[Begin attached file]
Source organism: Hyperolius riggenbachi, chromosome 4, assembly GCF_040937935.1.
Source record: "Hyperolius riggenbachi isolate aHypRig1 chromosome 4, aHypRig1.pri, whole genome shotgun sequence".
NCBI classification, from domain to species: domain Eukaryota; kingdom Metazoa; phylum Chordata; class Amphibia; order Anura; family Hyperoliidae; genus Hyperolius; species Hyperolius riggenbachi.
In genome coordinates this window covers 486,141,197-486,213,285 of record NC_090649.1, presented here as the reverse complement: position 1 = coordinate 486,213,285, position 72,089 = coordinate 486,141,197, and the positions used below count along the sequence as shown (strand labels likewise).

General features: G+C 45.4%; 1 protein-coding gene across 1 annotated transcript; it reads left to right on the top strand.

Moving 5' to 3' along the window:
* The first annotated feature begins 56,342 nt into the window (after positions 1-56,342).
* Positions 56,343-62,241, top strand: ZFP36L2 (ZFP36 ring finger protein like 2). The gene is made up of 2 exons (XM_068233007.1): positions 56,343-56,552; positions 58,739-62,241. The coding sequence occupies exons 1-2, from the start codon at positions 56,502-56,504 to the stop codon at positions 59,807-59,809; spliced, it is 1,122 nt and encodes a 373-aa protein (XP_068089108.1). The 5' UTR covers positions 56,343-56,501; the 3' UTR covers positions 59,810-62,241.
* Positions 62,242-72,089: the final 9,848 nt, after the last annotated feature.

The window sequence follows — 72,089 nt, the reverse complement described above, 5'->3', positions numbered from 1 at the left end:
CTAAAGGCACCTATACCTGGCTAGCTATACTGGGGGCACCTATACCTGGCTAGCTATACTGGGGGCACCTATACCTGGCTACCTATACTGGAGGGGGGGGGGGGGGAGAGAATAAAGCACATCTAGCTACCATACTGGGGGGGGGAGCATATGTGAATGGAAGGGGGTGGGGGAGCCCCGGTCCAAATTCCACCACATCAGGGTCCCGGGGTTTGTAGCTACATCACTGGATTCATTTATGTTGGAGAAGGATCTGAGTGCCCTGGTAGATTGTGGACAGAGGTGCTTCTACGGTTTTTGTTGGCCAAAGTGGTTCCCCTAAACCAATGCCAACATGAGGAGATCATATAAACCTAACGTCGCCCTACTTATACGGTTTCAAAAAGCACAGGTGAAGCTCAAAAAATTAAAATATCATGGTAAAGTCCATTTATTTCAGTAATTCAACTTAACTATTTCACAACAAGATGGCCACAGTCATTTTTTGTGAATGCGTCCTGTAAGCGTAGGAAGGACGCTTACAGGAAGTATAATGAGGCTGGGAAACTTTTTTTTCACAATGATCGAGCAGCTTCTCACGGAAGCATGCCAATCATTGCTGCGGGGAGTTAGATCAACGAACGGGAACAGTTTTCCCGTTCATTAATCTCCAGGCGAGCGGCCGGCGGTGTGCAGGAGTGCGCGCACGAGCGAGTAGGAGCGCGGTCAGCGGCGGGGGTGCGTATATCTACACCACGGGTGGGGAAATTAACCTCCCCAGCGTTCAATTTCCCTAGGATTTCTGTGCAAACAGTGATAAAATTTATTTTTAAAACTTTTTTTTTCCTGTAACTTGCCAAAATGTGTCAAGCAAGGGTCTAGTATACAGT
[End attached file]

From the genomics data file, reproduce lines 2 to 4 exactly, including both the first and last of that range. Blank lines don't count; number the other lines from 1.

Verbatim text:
Source record: "Hyperolius riggenbachi isolate aHypRig1 chromosome 4, aHypRig1.pri, whole genome shotgun sequence".
NCBI classification, from domain to species: domain Eukaryota; kingdom Metazoa; phylum Chordata; class Amphibia; order Anura; family Hyperoliidae; genus Hyperolius; species Hyperolius riggenbachi.
In genome coordinates this window covers 486,141,197-486,213,285 of record NC_090649.1, presented here as the reverse complement: position 1 = coordinate 486,213,285, position 72,089 = coordinate 486,141,197, and the positions used below count along the sequence as shown (strand labels likewise).